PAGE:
MAC to Millennium

Letter S

Sadat Chair for Population Development and Peace — Established in 1997 to continue the peace-building efforts of Anwar Sadat, slain Egyptian president. The chair is based in the Department of Government and Politics.

Sculptures — In addition to the statues of Testudo and the Fear the Turtle sculptures, there are 18 sculptures on campus:

  • An untitled sculpture stands behind the Architecture Building. It was given in memory of Herbert E. Rycroft II and sculpted by Raymond Kaskey in 1972.
  • "Bradford," a metal sculpture in front of the Chemistry Building was created by Lila Katzen and given to the University by George Snow, professor of physics from 1958 to 1992, and his wife Lila.
  • The Henson Statue outside the Stamp Student Union was dedicated to alumnus and Muppets creator Jim Henson in 2003.
  • The "Bird's I View" statue of a blue bird near parking lot 1 was created by Michele Colburn. It was originally sponsored by the Prince George's Arts Council and was placed on the campus through the generosity of Patsy Mote, wife of former UMD President C.D. "Dan" Mote.
  • Another blue bird, entitled "Family Reunion," stands on the grounds o the Center for Young Children. This piece was originally sponsored by the Patuxent Wildlife Research Center and Patuxent Refuge Inc.
  • Bust of Charles E. White is housed in the Chemistry Department. White was professor of chemistry from 1938 to 1968, department chair in 1966 and 1967, and professor emeritus from 1968 to 1973. The Chemistry Library is named for him.
  • Bust of Glenn L. Martin is displayed in Glenn L. Martin Hall.
  • Topiary Testudo, gift of the Class of 2004, is a prominent feature of the Veterans Memorial Flag Court, located near Cole Field House and the Benjamin Building. This is a living statue whose shell is composed of sheared boxwood.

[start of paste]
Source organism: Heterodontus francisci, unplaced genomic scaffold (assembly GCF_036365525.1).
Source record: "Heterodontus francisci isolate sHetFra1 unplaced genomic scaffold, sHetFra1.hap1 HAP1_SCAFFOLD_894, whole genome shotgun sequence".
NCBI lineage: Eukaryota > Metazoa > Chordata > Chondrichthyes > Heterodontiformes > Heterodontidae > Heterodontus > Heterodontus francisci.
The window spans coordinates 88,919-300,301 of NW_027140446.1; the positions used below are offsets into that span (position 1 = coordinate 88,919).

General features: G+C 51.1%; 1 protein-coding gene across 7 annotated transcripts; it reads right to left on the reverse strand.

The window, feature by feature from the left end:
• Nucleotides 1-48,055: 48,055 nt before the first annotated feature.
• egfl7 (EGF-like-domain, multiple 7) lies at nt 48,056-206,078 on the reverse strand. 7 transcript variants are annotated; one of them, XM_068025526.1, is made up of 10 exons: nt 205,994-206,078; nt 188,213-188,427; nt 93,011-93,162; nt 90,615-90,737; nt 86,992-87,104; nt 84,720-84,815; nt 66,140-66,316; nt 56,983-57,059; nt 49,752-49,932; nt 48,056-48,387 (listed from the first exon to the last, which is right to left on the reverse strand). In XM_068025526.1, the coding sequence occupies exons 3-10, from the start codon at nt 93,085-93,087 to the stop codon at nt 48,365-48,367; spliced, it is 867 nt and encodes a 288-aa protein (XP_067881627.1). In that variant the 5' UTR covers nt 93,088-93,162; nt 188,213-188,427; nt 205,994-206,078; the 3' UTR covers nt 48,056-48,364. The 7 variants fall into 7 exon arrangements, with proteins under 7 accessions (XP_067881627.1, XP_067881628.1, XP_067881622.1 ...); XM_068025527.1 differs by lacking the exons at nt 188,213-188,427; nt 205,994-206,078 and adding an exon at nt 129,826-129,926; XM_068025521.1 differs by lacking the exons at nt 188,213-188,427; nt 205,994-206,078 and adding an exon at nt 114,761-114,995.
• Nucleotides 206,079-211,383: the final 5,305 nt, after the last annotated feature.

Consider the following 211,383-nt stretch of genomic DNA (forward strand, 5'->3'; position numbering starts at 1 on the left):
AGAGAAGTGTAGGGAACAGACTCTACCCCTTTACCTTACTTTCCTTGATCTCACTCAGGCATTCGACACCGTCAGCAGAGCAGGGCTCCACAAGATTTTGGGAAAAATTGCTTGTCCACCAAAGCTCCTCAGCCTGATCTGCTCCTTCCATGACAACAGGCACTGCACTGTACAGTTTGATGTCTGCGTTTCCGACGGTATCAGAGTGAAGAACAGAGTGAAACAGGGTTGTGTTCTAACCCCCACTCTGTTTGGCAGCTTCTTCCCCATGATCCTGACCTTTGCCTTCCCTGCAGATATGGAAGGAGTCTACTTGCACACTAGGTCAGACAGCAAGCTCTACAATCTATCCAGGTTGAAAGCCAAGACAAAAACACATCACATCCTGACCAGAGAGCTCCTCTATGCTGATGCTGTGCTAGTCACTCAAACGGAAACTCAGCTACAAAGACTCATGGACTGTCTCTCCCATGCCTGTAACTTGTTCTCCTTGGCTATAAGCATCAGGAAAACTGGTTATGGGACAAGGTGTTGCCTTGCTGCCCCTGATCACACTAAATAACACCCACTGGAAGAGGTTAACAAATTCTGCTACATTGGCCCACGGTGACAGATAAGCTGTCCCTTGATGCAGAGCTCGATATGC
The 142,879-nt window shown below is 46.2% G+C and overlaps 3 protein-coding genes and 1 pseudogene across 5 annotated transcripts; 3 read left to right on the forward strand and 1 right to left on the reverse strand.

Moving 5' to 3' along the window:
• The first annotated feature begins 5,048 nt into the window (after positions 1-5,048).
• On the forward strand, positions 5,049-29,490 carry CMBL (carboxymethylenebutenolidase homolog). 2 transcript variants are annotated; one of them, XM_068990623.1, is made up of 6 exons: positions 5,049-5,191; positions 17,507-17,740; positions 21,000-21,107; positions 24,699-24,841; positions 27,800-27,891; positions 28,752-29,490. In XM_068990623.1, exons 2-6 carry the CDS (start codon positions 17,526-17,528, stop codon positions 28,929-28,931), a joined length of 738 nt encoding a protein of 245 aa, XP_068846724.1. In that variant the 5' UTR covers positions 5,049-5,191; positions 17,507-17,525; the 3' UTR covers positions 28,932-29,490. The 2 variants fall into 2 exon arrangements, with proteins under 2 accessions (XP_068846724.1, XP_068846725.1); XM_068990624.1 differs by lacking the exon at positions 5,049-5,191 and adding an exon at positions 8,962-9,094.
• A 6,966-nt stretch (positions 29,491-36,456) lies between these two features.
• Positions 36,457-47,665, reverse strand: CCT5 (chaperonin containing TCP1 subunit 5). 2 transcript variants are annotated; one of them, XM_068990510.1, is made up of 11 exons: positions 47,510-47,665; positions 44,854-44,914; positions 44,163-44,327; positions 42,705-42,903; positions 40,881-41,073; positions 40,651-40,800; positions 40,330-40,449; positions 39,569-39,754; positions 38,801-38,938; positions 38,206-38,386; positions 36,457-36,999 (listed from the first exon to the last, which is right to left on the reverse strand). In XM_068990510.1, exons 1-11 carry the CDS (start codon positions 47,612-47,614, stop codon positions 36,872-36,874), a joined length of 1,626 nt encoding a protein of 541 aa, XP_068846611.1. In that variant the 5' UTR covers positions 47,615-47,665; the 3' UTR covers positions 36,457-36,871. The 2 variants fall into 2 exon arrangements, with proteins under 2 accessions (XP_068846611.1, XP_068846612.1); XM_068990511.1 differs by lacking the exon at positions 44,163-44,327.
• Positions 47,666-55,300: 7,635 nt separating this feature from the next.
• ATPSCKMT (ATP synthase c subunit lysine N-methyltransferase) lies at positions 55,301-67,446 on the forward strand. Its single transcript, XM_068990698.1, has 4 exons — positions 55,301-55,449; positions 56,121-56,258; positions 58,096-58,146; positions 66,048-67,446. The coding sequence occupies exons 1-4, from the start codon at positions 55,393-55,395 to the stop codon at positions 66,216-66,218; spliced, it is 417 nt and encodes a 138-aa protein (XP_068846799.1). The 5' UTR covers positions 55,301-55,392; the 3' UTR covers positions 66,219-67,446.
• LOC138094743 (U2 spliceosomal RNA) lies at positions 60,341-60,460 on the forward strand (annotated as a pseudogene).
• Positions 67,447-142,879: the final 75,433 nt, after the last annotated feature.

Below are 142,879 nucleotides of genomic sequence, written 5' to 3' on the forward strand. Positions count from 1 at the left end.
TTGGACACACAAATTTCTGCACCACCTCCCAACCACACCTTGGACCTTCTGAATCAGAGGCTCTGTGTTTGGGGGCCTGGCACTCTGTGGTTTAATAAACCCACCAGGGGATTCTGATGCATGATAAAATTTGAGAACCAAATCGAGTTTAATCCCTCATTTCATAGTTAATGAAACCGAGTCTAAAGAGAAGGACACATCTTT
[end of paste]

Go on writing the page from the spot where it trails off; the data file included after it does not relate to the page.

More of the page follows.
• A 7.5-foot tall statue of Frederick Douglass graces the square named for him in front of Hornbake Library. Douglass was a native Marylander and former slave who gained international fame and recognition as an abolitionist and orator.
  • A 5-meter tall bronze sculpture representing "Diversity in Unity" created by Chinese sculptor Han Meilin in the Garden of Peace and Friendship, adjacent to the University House.
  • A wooden replica of the bronze statues of Testudo inhabits Room 3102 in Morrill Hall, in the Office of International and Executive Programs (OIEP) of the College of Behavioral and Social Sciences. This piece was donated in January 2006 by 34 master's degree students enrolled in the criminal justice program offered by OIEP in China.
  • "Conversation 1" by Nancy Frankel, a 2019 gift from professor emeritus Cleveland Page, stands near the courtyard entrance to the School of Music on the grounds of the Clarice Smith Performing Arts Center.
  • "The Elephant," a painted bronze sculpture by Karel Appel on loan from the Phillips Collection, is located on the ground floor of the Edward St. John Learning and Teaching Center.